This invention provides a velocimeter that is ideally suited for use in a position and azimuth determining system. The velocimeter of this invention is highly accurate, does not require any mechanical contact with the ground, is simple in design, highly reliable, relatively inexpensive, and is light in weight. Further, as compared to the laser type devices used in prior PADS, the apparatus of this invention does not require a coherent light source, is less expensive and considerably simpler in design. While the apparatus of this invention was specifically designed for use with a position and azimuth determining system, the velocimeter of this invention has general utility particularly in applications where highly accurate velocity measurements are required.
This invention relates to a non-contact velocimeter using arrays. The apparatus of this invention provides a highly accurate measurement of velocity. The preferred embodiment includes a first lens and a first photodiode array and a second lens and a second photodiode array. The first lens and photodiode array is spaced apart from the second lens and photodiode array by a known distance. In using the apparatus there is relative movement between the lenses and the arrays and the object being measured or sensed by the arrays. That is, either the object being sensed is stationery with the arrays moving, or the arrays are stationery with the object moving. The direction of this relative movement is usually in line with the orientation of the arrays.
The first array is exposed for a short period of time to the object being sensed and an image is stored on the first array. At some known time later, the second array is exposed to the object and an image is stored on the second array. Since there is relative movement between the arrays and the object being measured and since the arrays are spaced apart in the direction of this relative movement, the second array will have been exposed to the identical object to which the first array was exposed provided that the second array was exposed at precisely the right time after the first array was exposed. This right time is of course directly related to the velocity of the arrays if the arrays are moving or the velocity of the object if the object is moving.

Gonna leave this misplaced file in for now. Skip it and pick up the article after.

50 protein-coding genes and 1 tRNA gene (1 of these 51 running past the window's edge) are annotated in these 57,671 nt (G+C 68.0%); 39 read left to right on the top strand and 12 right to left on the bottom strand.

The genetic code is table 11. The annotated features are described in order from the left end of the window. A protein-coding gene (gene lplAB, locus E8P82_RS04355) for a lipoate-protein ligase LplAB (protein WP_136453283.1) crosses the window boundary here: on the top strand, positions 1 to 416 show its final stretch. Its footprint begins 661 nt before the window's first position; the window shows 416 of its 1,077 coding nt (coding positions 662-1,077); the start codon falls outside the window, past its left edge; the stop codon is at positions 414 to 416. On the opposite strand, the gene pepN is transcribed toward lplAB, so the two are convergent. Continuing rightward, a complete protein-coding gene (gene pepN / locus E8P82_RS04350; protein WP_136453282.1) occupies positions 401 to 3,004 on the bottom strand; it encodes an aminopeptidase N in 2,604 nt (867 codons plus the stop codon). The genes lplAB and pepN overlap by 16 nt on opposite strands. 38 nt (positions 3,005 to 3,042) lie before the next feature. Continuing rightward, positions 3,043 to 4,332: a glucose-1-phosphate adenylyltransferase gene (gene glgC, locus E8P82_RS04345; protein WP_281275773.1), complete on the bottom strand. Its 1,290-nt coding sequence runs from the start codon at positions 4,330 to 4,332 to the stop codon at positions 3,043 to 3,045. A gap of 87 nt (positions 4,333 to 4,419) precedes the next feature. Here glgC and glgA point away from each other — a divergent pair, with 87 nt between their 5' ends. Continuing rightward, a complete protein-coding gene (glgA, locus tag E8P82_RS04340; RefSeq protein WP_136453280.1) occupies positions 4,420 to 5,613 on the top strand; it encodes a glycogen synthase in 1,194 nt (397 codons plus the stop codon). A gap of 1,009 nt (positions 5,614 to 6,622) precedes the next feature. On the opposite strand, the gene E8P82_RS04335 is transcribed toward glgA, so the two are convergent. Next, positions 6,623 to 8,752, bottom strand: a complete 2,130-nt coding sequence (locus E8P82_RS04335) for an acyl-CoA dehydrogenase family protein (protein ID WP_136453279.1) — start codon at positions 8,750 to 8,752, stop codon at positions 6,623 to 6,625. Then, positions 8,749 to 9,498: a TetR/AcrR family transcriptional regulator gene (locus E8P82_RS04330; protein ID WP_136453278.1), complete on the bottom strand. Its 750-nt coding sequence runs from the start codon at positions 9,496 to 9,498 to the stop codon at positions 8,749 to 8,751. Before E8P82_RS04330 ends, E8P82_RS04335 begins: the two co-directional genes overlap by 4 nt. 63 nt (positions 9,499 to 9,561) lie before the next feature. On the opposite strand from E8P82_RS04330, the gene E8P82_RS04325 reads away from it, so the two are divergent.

The images stored in the first and second arrays are correlated by making an element by element comparison of the serial outputs from the two arrays. If correlation is achieved, the velocity of the moving body is computed by dividing the distance between the arrays by the time between exposures of the two arrays. If correlation is not present, the time interval between exposures of the two arrays is adjusted until correlation is achieved. This invention includes apparatus for performing the correlation and may include circuitry for automatically computing the velocity. This computation may of course also be accomplished manually from the known parameters of distance and time interval.
The invention also includes apparatus for controlling the time interval and for measuring and displaying the time interval. In addition, in an alternate embodiment, the arrays are read into a memory and correlation is made out of the memory. By using a memory, the system does not rely on the storage properties of the arrays.